|Man and the Beasts (de Animalibus, Books 22-26)|
|Albertus Magnus, James J. Scanlan, trans.|
|New York: Center for Medieval and Early Renaissance Studies (SUNY), 1987; Series: Medieval & Renaissance Texts & Studies, Volume 47|
"The intent of this translation is to introduce the modern reader to the zoological researches of Albertus Mangnus. Though revered as a saint and doctor of the Church and remembered as the mentor of Thomas Aquinas, Albert is less known for his accomplisments in the natural sciences, despite the fact that prominent historians have acclaimed him as the most noted naturalist of Latin Europe in the Middle Ages. ... The present translation of Books 22 to 26 .. is based on [Hermann] Stadler's edition. ... In these final five books of De Animalibus Albert doffed the cap of a scholastic philosopher and assumed the role of a naturalist, a scientist giving free rein to his powers of observation, calling upon an abundant store zoological knowledge accumulated during his travels and citing a number of authorities for animals that lay beyond the ken of his own experience." - Author, Introduction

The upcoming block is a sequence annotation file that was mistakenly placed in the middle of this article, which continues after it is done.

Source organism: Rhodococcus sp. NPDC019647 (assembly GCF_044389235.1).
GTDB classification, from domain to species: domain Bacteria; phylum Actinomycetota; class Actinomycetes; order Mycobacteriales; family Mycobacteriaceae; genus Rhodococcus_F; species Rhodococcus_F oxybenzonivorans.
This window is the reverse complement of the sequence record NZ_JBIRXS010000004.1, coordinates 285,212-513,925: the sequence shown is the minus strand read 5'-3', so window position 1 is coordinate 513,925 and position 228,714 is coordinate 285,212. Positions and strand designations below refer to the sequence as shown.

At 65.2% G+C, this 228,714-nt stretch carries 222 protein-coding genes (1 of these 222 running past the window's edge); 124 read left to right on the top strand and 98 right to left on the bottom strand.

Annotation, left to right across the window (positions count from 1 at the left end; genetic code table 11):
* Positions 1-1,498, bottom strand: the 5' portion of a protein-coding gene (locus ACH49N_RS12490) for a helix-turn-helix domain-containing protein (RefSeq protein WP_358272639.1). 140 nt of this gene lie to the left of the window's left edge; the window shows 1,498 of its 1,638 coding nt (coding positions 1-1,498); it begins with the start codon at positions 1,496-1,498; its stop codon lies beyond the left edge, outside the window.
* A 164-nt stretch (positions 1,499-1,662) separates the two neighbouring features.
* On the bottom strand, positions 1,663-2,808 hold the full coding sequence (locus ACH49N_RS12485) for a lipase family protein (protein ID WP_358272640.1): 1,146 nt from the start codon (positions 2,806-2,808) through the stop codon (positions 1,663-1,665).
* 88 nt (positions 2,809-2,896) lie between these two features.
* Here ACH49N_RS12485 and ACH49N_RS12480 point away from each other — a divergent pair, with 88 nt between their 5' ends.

Stadler based his edition on the manuscript copy of De Animalibus in the municipal archives of Cologne (Historisches Archiv der Stadt Köln, W 258A).
Scanlan includes a biography of Albert, a discussion of his sources and methods, and an extensive biography.
516 pp. Introduction, bibliography, index, list of authors cited by Albert.